- There won’t be much to do in town at first, but some easy options are “buy healing” and “deposit gold”.
- Once you have items in your game, add an item shop and and an item stash.

Items:

- Simple consumables (like healing potions or food) are a great place to start.
- An equipment system can be as simple as “which weapon are you taking into the next fight?”.

Skills and Spells:

- A skill or magic system opens up the player’s options beyond “fight” and “run”, making each combat round much more interesting.

Have more types of things (monsters, items, spells, &c.).

- Configure this at first with a simple data structure in one of your modules.
- Later on, you might want to try reading it from a file.

Maps:

- A simpler step before a full world map is to run each combat in a generated arena.
- Maps add all sorts of new things to hack on: pathfinding algorithms, data structures, graph representation, procedural generation, terrain, etc.

On the Haskell side, your goal should be to keep things as simple as
possible. A big ball of `IO`

with `do`

-expressions
everywhere is *completely fine* if it keeps you hacking on and
extending your game. Don’t look at the dizzying array of advanced
Haskell features, libraries, and techniques; wait until what you have
stops scaling and *only then* look for solutions. Still, some
Haskell-specific ideas might be helpful:

Start by passing your

`GameState`

in and out of functions manually. When this gets annoying, look at structuring your game around a`StateT GameState IO`

monad.- When that gets annoying (maybe you’re sick of writing
`lift`

, maybe you want to test stateful computations that don’t need to do I/O), consider`mtl`

and structuring your program around`MonadState GameState m`

constraints.

- When that gets annoying (maybe you’re sick of writing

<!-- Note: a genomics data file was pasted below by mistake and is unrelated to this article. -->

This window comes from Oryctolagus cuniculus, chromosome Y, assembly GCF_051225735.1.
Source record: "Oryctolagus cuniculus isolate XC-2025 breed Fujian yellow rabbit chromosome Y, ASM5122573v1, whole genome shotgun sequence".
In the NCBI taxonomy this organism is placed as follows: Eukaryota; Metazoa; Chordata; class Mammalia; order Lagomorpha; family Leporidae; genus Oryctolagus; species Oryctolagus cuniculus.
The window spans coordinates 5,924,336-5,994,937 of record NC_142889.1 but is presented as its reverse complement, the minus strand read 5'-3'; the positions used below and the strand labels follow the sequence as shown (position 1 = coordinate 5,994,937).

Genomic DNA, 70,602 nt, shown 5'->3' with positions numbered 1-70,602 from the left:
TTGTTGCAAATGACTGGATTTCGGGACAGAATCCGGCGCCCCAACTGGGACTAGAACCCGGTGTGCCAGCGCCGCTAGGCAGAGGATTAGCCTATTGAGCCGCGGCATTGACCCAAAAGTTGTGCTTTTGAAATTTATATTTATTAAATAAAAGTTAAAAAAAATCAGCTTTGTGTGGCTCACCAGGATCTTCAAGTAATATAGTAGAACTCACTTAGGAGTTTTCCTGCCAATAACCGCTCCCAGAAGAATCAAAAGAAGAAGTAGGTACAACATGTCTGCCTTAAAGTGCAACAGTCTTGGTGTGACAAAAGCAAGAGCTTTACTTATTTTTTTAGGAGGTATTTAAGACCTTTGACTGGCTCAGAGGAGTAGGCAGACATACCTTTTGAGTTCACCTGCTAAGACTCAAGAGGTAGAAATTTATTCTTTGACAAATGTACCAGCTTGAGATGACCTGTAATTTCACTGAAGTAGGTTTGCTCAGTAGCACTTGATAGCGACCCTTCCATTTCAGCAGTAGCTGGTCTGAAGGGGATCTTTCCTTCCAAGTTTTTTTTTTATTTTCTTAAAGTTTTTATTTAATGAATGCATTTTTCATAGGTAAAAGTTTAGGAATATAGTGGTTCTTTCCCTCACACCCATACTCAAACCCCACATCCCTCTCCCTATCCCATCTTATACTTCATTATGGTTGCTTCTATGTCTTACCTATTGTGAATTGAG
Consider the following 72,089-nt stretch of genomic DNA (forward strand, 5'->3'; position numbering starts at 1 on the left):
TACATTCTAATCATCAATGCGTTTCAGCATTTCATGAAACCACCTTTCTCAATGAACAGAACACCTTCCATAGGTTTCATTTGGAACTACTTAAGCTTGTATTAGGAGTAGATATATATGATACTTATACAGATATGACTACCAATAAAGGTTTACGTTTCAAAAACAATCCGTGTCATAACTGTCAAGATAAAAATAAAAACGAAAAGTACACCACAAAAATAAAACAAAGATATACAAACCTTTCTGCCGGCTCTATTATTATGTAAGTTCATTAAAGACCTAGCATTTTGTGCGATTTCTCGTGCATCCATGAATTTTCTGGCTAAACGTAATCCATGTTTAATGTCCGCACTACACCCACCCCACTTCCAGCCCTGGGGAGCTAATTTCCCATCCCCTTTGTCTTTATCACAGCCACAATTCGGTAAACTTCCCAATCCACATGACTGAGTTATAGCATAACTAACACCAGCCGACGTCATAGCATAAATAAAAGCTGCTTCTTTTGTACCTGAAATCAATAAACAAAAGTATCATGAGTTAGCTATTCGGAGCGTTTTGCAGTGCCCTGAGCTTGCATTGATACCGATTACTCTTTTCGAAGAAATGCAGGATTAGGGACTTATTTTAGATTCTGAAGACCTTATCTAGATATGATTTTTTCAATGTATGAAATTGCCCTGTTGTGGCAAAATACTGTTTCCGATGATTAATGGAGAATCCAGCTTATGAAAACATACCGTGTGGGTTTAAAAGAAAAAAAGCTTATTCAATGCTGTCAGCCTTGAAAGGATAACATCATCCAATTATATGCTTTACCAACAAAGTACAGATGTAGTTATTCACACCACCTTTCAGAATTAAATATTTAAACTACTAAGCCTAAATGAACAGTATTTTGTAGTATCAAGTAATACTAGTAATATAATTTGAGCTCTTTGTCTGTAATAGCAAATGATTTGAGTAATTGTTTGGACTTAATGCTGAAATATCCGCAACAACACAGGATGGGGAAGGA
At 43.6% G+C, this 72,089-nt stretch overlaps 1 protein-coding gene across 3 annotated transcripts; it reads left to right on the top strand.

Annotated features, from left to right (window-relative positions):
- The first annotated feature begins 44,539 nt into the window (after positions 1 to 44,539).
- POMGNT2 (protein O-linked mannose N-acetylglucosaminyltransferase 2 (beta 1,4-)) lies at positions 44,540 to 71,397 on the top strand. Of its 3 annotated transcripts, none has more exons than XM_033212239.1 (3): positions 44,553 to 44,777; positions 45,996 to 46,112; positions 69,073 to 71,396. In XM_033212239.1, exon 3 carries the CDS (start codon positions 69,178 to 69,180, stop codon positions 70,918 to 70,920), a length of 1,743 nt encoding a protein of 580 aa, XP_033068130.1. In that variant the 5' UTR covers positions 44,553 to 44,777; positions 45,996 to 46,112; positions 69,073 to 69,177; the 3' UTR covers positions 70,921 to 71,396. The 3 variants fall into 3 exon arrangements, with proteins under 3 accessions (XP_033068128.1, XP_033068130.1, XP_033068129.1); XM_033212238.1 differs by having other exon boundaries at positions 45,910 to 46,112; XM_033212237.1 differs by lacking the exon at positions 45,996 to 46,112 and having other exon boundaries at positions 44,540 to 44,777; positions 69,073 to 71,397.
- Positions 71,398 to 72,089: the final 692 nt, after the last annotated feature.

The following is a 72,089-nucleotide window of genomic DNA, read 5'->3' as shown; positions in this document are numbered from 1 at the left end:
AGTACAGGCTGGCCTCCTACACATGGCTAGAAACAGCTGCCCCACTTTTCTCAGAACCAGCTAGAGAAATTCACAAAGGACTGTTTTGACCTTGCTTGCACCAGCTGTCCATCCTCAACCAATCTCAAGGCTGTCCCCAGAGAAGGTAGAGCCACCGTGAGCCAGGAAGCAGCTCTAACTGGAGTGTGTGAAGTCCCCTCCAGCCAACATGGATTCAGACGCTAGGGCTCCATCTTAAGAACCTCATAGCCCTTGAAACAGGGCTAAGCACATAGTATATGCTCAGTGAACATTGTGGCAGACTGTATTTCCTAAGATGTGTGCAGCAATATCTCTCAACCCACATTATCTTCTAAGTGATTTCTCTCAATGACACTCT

When your “ball of

`IO`

mud” gets too big to handle, start extracting pure functions from it. Once you have some`IO`

actions and some pure functions, that’s a great time to practice using the`Functor`

,`Applicative`

and`Monad`

operators to weave the two worlds together.- Set up
`hlint`

at this point, as its suggestions are designed to help you recognise common patterns:

`-- Actual hlint output Found: do x <- m pure (g x) Perhaps: do g <$> m`

- Once you have a decent number of pure functions kicking around, your
game is probably so big that you can no longer test it in a single
sitting. This is a good point to start setting up tests - I like the
`tasty`

library to organise tests into groups, and`tasty-hunit`

for actual unit tests.

- Set up
A “command parser” like this is more than enough at first:

`playerCommand :: GameState -> IO GameState = do playerCommand s putStrLn "What do you do?" <- getLine line case words line of "attack"] -> attack s ["run"] -> run s [-> do _ putStrLn "I have no idea what that means." playerCommand s`

Later on, you might want to parse to a concrete command type. This gives you a split like:

`data Command = Attack | Run parseCommand :: String -> Maybe Command getCommand :: IO (Maybe Command) -- uses 'parseCommand' internally runCommand :: Command -> GameState -> IO GameState`

Even later on, you might want to use a parser combinator library to parse player commands.

When your command lines become complicated, that might be a good time to learn the

`haskeline`

library. You can then add command history, better editing, and command completion to your game’s interface.

Reading from data files doesn’t need fancy parsing either. Colon-separated fields can get you a long way — here’s how one might configure a list of monsters: